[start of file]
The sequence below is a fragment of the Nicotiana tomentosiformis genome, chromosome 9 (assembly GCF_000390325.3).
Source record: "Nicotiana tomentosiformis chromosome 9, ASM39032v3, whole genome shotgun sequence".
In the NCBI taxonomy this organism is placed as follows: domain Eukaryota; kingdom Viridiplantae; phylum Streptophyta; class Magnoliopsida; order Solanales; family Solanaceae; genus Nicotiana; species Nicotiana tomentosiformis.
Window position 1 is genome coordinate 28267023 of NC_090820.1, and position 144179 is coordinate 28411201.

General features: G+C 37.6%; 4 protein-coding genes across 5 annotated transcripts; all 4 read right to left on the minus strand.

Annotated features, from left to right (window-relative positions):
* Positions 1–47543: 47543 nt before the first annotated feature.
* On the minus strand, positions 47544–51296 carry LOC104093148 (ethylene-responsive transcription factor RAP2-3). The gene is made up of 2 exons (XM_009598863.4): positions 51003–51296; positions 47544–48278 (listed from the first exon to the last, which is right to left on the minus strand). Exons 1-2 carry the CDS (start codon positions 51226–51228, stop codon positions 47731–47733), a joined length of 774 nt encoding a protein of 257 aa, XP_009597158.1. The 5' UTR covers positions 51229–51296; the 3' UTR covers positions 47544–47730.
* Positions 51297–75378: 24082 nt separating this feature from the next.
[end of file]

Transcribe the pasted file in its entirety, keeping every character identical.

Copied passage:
The sequence below is a fragment of the Nicotiana tomentosiformis genome, chromosome 9 (assembly GCF_000390325.3).
Source record: "Nicotiana tomentosiformis chromosome 9, ASM39032v3, whole genome shotgun sequence".
In the NCBI taxonomy this organism is placed as follows: domain Eukaryota; kingdom Viridiplantae; phylum Streptophyta; class Magnoliopsida; order Solanales; family Solanaceae; genus Nicotiana; species Nicotiana tomentosiformis.
Window position 1 is genome coordinate 28267023 of NC_090820.1, and position 144179 is coordinate 28411201.

General features: G+C 37.6%; 4 protein-coding genes across 5 annotated transcripts; all 4 read right to left on the minus strand.

Annotated features, from left to right (window-relative positions):
* Positions 1–47543: 47543 nt before the first annotated feature.
* On the minus strand, positions 47544–51296 carry LOC104093148 (ethylene-responsive transcription factor RAP2-3). The gene is made up of 2 exons (XM_009598863.4): positions 51003–51296; positions 47544–48278 (listed from the first exon to the last, which is right to left on the minus strand). Exons 1-2 carry the CDS (start codon positions 51226–51228, stop codon positions 47731–47733), a joined length of 774 nt encoding a protein of 257 aa, XP_009597158.1. The 5' UTR covers positions 51229–51296; the 3' UTR covers positions 47544–47730.
* Positions 51297–75378: 24082 nt separating this feature from the next.